Using 2012 as a baseline, researchers investigated how these pathways could affect air pollutant emissions throughout the city, specifically nitrogen oxides and fine particulate matter. They found that all options could lead to significant emissions reductions, including from the transportation sector, which would likewise mean better public health outcomes and lower health costs for residents.
“When we’ve looked at what will address the problem, you need location-specific solutions, which are different from what’s in the Clean Air Act,” said Marshall. “You have to go to the overburdened communities and reduce pollution there. Plain and simple.”
He and Patterson partnered on a 2022 study that could point in the right direction. If emission reductions and other strategies specifically target communities with the greatest disparities, there’s a better chance of eliminating the racial-ethnic differences in air pollution exposure. If emissions are just reduced across the board, you’d have to get to zero emissions in order to eliminate the disparities.
The work also has to be community-driven, said Patterson. That doesn’t mean the most burdened communities should be tasked with fixing the problems alone, just that the lived experiences of people who are in these communities need to be sought out and heard.
Patterson was lead author of a 2019 study on the effects on air pollution when freeways are rerouted and replaced with different infrastructure. After the Cypress Freeway, which divided West Oakland, was damaged in the 1989 Loma Prieta earthquake, community activists pushed for the freeway to be rerouted rather than repaired. It’s an innovative approach to an accidental change in circumstance that could lend ideas for future solutions. The infrastructure we have now doesn’t have to be the infrastructure we always have to live with, and communities can lead the way.
“Existing transportation funding structures and project pipelines favor a top-down, siloed approach and as a result, transportation policies often fail to meet the specific needs of frontline communities,” said Cabrera. “But when we talk to folks on the ground, we know that the communities want to take advantage of the available funds and policies. I think the key thing here is they have been excluded from the decision-making processes that impact their lives.”
Greenlining has resources for community members and others to use, including the Achieving Resilient Mobility report and the Clean Mobility Equity playbook. Statewide, California has its Transformative Climate Communities Program, which aims to support pollution-affected communities in guiding their own recovery.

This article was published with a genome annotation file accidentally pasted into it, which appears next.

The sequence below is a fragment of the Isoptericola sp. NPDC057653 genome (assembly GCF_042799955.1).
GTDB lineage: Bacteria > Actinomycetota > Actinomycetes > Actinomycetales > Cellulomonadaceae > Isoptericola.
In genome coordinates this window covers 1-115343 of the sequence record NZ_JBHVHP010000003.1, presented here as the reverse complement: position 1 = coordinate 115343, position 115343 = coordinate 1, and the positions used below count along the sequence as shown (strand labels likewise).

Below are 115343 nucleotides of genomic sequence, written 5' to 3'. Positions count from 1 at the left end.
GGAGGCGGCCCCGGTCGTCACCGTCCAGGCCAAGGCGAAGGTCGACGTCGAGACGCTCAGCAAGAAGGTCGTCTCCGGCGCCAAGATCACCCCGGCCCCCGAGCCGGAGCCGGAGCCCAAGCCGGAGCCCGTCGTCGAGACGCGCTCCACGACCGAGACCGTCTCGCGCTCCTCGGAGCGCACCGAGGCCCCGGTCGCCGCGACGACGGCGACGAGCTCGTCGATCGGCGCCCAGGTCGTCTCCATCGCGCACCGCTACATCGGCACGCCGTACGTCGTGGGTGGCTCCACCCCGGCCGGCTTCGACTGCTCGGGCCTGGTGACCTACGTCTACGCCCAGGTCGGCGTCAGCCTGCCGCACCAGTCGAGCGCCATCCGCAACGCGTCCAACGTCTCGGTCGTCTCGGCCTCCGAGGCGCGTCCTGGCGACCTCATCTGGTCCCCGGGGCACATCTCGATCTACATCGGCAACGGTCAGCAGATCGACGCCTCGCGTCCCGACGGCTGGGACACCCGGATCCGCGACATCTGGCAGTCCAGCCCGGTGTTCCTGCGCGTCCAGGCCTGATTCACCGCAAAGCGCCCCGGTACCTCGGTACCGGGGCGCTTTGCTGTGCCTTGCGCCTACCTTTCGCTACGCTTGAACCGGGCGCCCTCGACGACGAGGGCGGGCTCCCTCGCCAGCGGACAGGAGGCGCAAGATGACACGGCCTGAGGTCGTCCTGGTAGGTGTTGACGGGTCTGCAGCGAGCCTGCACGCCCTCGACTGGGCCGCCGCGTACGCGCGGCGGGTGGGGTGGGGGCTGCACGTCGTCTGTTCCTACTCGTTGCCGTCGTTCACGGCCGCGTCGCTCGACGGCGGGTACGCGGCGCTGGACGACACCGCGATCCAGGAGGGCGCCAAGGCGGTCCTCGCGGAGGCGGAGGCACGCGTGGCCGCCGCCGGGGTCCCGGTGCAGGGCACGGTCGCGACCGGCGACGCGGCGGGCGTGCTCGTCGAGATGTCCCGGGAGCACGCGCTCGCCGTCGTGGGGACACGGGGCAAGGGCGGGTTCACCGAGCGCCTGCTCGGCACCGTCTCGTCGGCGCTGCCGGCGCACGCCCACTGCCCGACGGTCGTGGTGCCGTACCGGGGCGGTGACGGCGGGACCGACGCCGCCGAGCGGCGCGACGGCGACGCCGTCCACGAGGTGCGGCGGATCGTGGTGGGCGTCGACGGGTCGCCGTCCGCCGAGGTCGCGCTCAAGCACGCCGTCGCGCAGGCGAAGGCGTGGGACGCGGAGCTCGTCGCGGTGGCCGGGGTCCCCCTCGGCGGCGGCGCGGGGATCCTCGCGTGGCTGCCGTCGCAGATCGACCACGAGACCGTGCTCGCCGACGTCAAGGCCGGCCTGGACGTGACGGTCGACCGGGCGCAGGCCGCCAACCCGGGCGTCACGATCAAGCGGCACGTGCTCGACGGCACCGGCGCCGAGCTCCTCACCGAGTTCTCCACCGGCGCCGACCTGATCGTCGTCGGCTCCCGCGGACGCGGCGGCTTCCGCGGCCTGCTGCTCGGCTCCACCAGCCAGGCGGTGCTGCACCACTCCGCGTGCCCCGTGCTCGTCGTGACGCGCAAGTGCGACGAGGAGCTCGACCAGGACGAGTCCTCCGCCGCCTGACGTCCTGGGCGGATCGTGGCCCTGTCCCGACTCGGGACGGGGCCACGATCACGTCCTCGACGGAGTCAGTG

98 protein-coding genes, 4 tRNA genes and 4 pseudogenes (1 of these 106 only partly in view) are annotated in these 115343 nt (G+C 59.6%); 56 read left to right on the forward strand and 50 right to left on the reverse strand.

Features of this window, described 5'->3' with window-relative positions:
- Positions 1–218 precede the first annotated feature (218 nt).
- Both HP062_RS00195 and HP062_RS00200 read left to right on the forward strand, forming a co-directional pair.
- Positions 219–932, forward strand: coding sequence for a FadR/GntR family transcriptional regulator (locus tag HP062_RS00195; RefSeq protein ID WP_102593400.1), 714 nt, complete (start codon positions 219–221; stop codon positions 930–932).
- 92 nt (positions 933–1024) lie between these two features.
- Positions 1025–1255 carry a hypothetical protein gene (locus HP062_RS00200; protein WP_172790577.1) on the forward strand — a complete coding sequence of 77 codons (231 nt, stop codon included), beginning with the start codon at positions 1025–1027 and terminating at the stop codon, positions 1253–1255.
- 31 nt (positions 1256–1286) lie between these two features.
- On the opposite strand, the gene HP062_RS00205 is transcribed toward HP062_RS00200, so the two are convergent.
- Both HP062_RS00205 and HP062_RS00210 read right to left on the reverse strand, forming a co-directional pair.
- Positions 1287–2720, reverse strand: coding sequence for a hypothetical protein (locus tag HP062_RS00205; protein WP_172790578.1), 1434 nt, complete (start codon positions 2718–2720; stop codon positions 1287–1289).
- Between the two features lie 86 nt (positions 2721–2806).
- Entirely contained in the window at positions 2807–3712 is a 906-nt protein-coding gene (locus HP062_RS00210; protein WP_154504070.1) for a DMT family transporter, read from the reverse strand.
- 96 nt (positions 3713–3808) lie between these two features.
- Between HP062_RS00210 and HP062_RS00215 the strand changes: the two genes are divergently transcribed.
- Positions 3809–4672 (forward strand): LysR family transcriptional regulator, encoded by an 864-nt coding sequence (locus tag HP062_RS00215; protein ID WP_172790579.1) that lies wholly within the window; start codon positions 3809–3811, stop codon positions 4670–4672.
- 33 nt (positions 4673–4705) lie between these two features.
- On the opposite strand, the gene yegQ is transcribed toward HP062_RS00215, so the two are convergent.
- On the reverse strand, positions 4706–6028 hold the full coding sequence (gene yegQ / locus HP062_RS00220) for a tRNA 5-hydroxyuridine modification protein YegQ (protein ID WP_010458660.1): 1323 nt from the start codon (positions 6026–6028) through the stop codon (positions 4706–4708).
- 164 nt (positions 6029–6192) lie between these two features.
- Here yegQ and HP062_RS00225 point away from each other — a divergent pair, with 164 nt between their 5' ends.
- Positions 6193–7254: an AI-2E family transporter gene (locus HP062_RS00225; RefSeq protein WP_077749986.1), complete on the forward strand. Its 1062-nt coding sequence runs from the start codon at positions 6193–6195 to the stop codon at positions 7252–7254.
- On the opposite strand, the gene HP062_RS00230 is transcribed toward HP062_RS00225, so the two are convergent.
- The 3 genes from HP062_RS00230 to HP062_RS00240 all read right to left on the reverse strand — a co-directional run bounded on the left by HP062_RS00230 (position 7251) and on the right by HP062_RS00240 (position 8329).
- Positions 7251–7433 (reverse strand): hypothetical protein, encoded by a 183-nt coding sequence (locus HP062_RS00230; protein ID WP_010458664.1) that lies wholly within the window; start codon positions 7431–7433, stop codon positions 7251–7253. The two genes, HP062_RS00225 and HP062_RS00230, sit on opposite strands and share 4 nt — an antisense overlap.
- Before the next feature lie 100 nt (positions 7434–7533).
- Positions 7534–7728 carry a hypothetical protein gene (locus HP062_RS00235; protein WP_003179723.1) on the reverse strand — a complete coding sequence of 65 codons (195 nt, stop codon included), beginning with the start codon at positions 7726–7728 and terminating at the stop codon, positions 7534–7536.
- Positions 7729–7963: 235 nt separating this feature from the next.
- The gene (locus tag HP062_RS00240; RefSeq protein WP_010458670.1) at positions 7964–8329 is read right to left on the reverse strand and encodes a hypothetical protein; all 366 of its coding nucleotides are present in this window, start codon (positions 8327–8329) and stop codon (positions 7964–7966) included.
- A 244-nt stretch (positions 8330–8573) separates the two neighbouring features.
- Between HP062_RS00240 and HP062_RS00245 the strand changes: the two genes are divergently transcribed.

Earlier this year, Transportation Secretary Pete Buttigieg announced the first 45 awardees of the five-year, $1 billion federal Reconnecting Communities Pilot Program, backed by the bipartisan infrastructure bill. The grants are intended to help communities who were negatively impacted by historic transportation infrastructure decisions, including $30 million to the city of Long Beach and $2 million to Pasadena, where freeway construction in the 70s displaced about 4,000 low-income residents and residents of color. It aligns with a Biden Administration initiative to invest in communities disproportionately affected by pollution.
Boeing said incentivizing working from home to discourage commutes from white, wealthy communities, enacting tolls or congestion pricing, (which L.A. is considering) and building low-income housing in more unburdened areas, like Bel Air, Beverly Hills and South Pasadena could also be community-minded solutions.
“It’s the society that sets us up in this situation where taking part in these systems—this infrastructure—harms other people,” said Boeing.
On a smaller scale, there are a few practical options for reducing direct air pollution exposure, said Brugge. In buildings with HVAC systems, you can upgrade the filters or change the recirculation so less pollution gets through. If there’s no forced air ventilation in a home, an air purifier could be an option.
Since 2016, L.A. has mandated that all new homes within 1,000 feet of a freeway have high-efficiency air filtration systems, but it relies on landlords to comply and doesn’t necessarily protect residents already in place.
What all these options share is the notion that community-led and supported plans need to be at the heart of any sustainable solutions.
“So often nowadays we just act like the infrastructure we’ve got, the urban patterns we’ve got—which have been given to us—they’re just natural, they’re just the way things are, but they’re not. Things were planned by other human beings, often for pretty problematic reasons,” said Boeing. “We can have a desegregated society. We can walk around one of the finest climates on the planet. But none of this comes without tradeoffs, and unless we make driving not our singleminded priority in all transportation planning, none of that will come to pass.”
This story was supported by a Diversity Reporting Grant from the National Association of Science Writers.